The ultra-slippery nature of a two-dimensional material called magnetene could be down to quantum effects rather than the mechanics of physical layers sliding across each other, say researchers at the University of Toronto in Canada and Rice University in the US. The result sheds light on the physics of friction at the microscopic scale and could aid the development of reduced-friction lubricants for tiny, implantable devices.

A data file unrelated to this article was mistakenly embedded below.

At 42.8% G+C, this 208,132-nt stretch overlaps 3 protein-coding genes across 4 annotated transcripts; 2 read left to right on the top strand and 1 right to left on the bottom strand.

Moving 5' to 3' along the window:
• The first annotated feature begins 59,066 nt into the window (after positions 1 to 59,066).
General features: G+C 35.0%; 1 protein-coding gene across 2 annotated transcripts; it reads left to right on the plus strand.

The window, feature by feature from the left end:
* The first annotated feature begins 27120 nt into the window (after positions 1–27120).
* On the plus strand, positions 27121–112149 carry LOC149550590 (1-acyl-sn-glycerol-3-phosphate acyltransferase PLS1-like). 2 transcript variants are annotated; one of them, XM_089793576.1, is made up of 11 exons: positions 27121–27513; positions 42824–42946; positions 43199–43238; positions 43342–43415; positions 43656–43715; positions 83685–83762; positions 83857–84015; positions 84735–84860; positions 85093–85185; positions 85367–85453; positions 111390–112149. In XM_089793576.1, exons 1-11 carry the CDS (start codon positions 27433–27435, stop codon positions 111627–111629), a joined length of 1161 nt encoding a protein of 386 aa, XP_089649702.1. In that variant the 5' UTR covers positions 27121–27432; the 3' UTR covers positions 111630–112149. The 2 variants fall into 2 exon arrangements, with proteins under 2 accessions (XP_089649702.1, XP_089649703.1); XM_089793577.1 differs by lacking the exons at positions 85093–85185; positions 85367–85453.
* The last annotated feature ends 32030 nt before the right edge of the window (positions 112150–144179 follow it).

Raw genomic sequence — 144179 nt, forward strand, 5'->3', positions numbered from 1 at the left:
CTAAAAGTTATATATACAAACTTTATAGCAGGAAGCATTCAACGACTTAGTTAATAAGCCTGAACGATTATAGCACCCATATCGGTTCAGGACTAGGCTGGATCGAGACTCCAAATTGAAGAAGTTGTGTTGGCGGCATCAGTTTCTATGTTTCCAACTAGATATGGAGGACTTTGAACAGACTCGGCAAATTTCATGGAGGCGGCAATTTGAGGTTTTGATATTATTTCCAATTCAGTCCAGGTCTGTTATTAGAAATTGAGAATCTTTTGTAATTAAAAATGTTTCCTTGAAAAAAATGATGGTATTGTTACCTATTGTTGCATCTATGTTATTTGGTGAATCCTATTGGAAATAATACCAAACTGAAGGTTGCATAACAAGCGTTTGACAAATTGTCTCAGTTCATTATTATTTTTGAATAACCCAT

Two-dimensional materials are usually obtained by shaving atomically thin slices from a sample of the bulk material. In graphene, a 2D form of carbon that was the first material to be isolated using this method, the friction between adjacent layers is very low because they are bound together by weak van der Waals forces, and therefore slide past each other like playing cards fanning out in a deck. For magnetene, the bulk material is magnetite, a form of iron oxide with the chemical formula Fe3O4that exists as a 3D lattice in the natural ore. The bonds between layers are much stronger in magnetene than in graphene, however, so its similarly low-friction nature was a bit of a mystery.